The report recommended a complete overhaul of the current system for residential tower blocks. The government was encouraged to set up a ‘joint competent authority’ (JCA), comprising local authority building standards, fire rescue, and the Health and Safety Executive. A system of mandatory occurrence reporting to the JCA should then be established. Non-reporting should be regarded as non-compliance and sanctions should be applied.
In addition, it was recommended there be a clear model of risk ownership put in place “with clear responsibilities for the Client, Designer, Contractor and Owner to demonstrate the delivery and maintenance of safe buildings, overseen and held to account by a new Joint Competent Authority (JCA)”.
Simplification of the regulatory framework based on outcomes rather than “prescriptive rules and complex guidance” was recommended. Incentives should be provided for those who strive to reach compliance (the majority) and heavy penalties put in place for the very few who “game the system”. By moving to an outcomes-based regulatory system, regulations and guidance can keep up as construction practices and technology advance and evolve.
When it comes to overseeing regulatory compliance, the report stated a risk-based approach is best, meaning complex systems designed for multiple occupancy should be subject to more oversight. The oversight employed should be proportionate to the number of people whose lives could be potentially put at risk if compliance was not adhered to.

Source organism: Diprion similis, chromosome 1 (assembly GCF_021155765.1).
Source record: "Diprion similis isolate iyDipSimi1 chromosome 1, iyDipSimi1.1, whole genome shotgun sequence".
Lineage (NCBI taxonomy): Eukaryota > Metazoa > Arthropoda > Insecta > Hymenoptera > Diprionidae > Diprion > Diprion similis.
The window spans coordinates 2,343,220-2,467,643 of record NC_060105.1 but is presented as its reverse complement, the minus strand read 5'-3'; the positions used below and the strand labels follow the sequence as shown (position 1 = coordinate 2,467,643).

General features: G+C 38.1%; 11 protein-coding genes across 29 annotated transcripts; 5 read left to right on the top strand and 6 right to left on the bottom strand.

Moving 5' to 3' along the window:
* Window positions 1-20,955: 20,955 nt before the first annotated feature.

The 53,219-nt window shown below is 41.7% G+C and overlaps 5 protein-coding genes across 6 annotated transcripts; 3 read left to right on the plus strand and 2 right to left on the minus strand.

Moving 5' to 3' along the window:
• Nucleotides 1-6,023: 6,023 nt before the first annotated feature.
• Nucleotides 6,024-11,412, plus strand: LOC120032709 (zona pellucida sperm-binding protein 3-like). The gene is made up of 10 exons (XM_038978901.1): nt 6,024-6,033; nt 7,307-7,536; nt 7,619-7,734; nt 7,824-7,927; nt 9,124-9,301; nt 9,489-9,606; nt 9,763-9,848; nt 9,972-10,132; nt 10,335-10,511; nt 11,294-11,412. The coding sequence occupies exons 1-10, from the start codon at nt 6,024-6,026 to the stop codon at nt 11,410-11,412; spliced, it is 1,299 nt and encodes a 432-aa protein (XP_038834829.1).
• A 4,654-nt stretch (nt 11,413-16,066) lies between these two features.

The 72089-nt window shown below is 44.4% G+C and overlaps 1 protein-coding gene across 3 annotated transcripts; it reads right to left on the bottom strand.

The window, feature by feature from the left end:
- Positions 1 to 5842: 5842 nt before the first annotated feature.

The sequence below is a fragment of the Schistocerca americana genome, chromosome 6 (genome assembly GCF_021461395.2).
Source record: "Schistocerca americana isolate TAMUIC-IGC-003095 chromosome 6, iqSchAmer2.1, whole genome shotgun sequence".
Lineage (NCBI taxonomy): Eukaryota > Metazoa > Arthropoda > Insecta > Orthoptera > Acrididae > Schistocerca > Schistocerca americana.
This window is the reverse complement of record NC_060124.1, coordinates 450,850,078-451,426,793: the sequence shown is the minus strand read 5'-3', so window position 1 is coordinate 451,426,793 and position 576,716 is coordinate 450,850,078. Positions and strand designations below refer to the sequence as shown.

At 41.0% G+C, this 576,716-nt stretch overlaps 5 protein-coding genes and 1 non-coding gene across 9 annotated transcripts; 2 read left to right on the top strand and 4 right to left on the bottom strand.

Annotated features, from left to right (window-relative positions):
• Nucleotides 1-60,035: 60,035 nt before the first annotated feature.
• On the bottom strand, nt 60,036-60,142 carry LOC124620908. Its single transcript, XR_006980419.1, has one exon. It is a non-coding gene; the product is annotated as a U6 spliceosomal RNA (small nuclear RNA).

The final key recommendation is that an audit trail be put in place through the life cycle of the building from “planning stage to occupation and maintenance”, to provide assurance the building was constructed safely and continues to be safe. Also, the classification and testing of the products need to undergo a radical overhaul to be clearer and more proactive. If concerns are discovered, the findings need to be made public, and if lives are deemed to be at risk, action needs to be taken.
These recommendations only apply to buildings of ten stories or more. Where a planning application is made for a high-risk building, the Local Planning Authority should be required by law to undertake a consultation with the JCA. The same process should apply where planning is sought for another building in the near vicinity (where such building might impact fire service access).
In November 2019, the government announced it had invited a selection of local authorities to become ‘early adopters’ of recommendations proposed in the Hackitt Review of building safety.
There was no central sprinkler system fitted in Grenfell Tower, and this is in full compliance with current regulations.
Regulations in England mean that only buildings constructed since 2007 and which are taller than 30 metres are required to have sprinklers fitted. This requirement wasn’t applied retroactively so Grenfell Tower, which was built in 1974, was not required to have any sprinklers to be legally compliant.
Building owners only need to fit sprinklers to buildings pre-dating the regulations if there is a fundamental change in how the building is used or substantial modifications made to the structure.